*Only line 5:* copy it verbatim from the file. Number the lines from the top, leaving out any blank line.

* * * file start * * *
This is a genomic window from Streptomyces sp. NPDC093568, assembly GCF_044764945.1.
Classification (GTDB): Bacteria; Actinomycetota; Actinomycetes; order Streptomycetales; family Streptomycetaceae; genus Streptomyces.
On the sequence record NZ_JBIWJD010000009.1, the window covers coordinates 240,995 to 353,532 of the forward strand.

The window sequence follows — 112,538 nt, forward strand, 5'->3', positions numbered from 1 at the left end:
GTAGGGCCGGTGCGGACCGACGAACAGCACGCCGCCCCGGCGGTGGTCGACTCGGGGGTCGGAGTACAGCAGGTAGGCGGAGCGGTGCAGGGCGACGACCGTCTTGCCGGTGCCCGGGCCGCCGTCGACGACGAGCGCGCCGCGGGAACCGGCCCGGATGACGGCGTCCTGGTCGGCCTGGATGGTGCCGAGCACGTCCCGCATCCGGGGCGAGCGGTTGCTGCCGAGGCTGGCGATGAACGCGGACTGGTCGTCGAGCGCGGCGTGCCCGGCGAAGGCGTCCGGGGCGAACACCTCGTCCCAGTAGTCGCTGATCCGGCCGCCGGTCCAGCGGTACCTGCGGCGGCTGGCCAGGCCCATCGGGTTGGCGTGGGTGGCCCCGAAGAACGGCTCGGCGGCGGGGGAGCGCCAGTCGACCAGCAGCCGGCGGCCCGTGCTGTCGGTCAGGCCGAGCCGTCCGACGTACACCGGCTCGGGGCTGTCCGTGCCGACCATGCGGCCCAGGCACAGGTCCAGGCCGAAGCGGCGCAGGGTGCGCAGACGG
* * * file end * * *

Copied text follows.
GTAGGGCCGGTGCGGACCGACGAACAGCACGCCGCCCCGGCGGTGGTCGACTCGGGGGTCGGAGTACAGCAGGTAGGCGGAGCGGTGCAGGGCGACGACCGTCTTGCCGGTGCCCGGGCCGCCGTCGACGACGAGCGCGCCGCGGGAACCGGCCCGGATGACGGCGTCCTGGTCGGCCTGGATGGTGCCGAGCACGTCCCGCATCCGGGGCGAGCGGTTGCTGCCGAGGCTGGCGATGAACGCGGACTGGTCGTCGAGCGCGGCGTGCCCGGCGAAGGCGTCCGGGGCGAACACCTCGTCCCAGTAGTCGCTGATCCGGCCGCCGGTCCAGCGGTACCTGCGGCGGCTGGCCAGGCCCATCGGGTTGGCGTGGGTGGCCCCGAAGAACGGCTCGGCGGCGGGGGAGCGCCAGTCGACCAGCAGCCGGCGGCCCGTGCTGTCGGTCAGGCCGAGCCGTCCGACGTACACCGGCTCGGGGCTGTCCGTGCCGACCATGCGGCCCAGGCACAGGTCCAGGCCGAAGCGGCGCAGGGTGCGCAGACGG